The United Nations stands ready to support the Government of South Sudan in its renewed commitment to end the recruitment and use of children in the army, top UN officials declared today as the Organization launched a new initiative in the country.
“It’s encouraging to see that the Government is taking steps to protect the country’s children and the United Nations will continue to support them,” said Leila Zerrougui, Special Representative of the Secretary-General for Children and Armed Conflict, in a message read during the launch of the Children, Not Soldiers campaign in South Sudan.
“Everyone in South Sudan must know that children have a right to be protected, especially in times of war,” she added in the message.
The campaign in South Sudan is led jointly by Ms. Zerrougui, the UN Mission in South Sudan (UNMISS) and the UN Children’s Fund (UNICEF), with the support of other partners. It is part of a larger, global campaign that aims to end the recruitment and use of children by Government security forces in armed conflict by the end of 2016.
Six other countries are currently part of a global campaign that was launched this past March, including Afghanistan, the Democratic Republic of the Congo, Myanmar, Somalia, Sudan and Yemen. The countries have been working on signing Action Plans with the UN that detail concrete actions to be taken in support of children involved in armed conflict.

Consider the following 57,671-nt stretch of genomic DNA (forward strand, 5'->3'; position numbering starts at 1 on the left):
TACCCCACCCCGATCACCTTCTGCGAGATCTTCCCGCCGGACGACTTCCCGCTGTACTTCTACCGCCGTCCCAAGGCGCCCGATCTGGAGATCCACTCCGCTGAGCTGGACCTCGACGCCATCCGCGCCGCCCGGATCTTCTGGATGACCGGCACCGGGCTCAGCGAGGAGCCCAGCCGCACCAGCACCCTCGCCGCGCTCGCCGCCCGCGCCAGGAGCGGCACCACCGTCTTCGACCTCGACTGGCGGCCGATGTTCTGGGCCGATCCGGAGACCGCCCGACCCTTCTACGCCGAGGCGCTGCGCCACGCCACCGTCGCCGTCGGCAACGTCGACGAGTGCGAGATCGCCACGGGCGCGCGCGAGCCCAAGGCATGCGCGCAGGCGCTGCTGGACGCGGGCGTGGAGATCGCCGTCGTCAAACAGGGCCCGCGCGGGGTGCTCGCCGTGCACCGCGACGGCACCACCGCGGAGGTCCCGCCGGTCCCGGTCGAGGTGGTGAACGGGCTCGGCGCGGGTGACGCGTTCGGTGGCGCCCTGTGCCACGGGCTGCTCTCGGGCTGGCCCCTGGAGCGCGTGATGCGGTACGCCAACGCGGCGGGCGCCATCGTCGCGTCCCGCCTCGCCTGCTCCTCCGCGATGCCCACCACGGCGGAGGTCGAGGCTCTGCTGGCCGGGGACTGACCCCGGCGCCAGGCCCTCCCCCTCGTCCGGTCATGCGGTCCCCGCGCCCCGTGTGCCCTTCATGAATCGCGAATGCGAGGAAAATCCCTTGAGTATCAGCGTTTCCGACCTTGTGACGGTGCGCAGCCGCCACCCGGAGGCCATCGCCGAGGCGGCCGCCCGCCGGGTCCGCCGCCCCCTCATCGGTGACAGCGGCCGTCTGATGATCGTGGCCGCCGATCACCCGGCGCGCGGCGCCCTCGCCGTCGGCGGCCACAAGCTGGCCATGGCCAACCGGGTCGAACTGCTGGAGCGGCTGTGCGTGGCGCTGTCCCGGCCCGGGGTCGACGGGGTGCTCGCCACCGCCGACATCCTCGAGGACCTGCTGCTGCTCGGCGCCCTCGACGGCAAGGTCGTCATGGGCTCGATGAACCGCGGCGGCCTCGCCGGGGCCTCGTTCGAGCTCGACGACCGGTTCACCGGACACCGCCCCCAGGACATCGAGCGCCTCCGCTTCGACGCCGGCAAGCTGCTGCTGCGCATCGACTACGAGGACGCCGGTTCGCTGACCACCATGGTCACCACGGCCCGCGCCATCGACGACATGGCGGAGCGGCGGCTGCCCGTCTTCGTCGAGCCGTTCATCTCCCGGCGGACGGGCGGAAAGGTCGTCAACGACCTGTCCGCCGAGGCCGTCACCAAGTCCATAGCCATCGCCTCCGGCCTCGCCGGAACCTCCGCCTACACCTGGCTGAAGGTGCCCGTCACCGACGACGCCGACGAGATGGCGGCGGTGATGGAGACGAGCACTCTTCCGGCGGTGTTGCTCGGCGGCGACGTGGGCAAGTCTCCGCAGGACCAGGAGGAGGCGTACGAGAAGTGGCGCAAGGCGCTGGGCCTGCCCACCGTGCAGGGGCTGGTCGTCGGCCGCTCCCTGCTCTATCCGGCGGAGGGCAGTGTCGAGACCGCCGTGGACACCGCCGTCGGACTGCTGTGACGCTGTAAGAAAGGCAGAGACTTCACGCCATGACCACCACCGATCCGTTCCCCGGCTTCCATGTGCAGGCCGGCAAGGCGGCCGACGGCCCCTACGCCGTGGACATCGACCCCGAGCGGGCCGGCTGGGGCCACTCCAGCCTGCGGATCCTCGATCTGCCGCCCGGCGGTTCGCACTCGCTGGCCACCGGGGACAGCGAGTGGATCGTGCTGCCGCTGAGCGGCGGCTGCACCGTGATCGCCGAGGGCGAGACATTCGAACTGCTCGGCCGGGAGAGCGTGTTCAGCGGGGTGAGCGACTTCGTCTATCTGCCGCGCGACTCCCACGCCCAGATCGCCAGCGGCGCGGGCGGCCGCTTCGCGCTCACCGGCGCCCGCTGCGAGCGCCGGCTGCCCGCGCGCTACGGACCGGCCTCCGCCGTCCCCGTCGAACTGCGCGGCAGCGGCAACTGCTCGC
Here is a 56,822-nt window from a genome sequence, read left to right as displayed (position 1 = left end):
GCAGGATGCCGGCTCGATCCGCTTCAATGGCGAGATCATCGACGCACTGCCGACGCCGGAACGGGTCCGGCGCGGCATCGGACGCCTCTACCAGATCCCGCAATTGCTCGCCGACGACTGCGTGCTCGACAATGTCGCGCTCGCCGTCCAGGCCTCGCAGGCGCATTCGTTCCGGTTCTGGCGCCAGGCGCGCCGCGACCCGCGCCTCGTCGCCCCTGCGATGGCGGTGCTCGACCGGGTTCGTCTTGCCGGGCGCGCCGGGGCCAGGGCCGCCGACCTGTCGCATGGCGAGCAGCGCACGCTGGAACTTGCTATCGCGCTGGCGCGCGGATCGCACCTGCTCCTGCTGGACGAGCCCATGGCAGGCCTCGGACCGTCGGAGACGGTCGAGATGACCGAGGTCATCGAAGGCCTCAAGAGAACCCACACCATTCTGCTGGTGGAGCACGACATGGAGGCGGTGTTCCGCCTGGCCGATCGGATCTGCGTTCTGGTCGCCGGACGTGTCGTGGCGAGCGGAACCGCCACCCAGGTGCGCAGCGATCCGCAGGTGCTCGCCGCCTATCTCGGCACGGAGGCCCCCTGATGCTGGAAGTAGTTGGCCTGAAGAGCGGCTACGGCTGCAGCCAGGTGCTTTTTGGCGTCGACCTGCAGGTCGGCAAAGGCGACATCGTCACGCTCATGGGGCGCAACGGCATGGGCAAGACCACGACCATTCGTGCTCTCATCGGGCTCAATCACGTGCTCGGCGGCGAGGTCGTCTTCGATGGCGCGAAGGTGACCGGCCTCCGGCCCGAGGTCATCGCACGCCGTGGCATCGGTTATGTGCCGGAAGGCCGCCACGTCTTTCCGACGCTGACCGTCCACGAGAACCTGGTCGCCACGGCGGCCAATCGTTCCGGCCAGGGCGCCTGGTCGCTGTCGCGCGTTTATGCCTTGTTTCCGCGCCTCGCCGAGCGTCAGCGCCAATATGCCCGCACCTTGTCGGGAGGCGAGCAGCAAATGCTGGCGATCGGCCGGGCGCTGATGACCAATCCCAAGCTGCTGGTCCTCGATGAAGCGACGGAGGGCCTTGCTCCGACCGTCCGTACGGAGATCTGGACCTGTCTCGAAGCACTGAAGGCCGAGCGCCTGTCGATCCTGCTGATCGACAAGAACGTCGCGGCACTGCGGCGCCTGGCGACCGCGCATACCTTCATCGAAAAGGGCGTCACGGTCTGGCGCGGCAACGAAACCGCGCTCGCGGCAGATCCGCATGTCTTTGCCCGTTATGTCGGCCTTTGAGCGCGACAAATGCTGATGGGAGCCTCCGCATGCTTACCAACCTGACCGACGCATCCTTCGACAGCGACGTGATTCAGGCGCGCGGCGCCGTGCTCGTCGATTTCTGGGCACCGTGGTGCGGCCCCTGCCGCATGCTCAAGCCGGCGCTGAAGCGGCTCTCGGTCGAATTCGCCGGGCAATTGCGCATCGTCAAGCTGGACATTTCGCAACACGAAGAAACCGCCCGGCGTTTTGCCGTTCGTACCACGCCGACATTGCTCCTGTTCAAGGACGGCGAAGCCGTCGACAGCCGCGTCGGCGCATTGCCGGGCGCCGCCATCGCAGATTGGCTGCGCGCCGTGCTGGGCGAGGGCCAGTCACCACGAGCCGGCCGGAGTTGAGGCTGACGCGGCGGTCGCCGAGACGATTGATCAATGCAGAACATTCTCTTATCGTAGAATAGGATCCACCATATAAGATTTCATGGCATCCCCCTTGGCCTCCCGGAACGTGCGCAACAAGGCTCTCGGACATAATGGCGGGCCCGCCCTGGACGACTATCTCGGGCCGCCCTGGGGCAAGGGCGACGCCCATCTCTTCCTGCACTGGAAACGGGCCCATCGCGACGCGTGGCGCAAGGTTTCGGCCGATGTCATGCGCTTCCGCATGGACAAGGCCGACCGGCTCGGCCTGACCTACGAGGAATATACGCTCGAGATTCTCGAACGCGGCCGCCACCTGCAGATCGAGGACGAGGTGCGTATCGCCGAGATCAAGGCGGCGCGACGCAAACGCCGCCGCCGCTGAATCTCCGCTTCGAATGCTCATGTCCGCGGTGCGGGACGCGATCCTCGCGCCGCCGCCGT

Speaking at today’s ceremony in South Sudan, Garang Mausoleum, Co-chair of the Country Task Force of the Monitoring and Reporting Mechanism and Representative of UNICEF South Sudan, underscored the importance of the Government’s recommitment this past June to end the recruitment and use of children by the Sudan People’s Liberation Army (SPLA).
“War and conflict is not children’s play,” Mr. Mausoleum said. “Using children in conflict has a devastating impact on their lives. These young boys, and sometimes girls, see things that no child should ever see,” he added.
In June, the Government of South Sudan formally signed its Recommitment to the Action Plan – first signed in 2009 by the SPLA – that outlines 18 measures the SPLA needs to put in place to make its army free of child soldiers and to end grave violations against children in accordance with international humanitarian law and human rights law.
As part of the Recommitment, the United Nations, the National Disarmament, Demobilization, and Reintegration Commission and partners will support and assist in the identification, verification and release of children associated with the SPLA. Children will be given psycho-social services, educational and vocational training and other services aimed at allowing them to resume life in their communities.
“Now the real work begins. The commitments have to translate into action,” said Ellen Margrethe Løj, the Special Representative of the Secretary-General for South Sudan. “We look forward to assisting children as they return to their families, their friends and to their education.”
In preparation for the campaign’s launch, the Government issued punitive orders for the SPLA to stop deploying children, disseminating radio messages by the Ministry of Defence and submitting legislative amendments to the Ministry of Justice to apply sanctions to the recruitment of children by army commanders.
“The Government of South Sudan will no longer allow children to join the military,” said Kuol Manyang Juuk, Minister of Defence and Veteran Affairs in a statement. “Children should be learning how to read and write, not carry weapons – we know education will make us better as a nation,” he noted.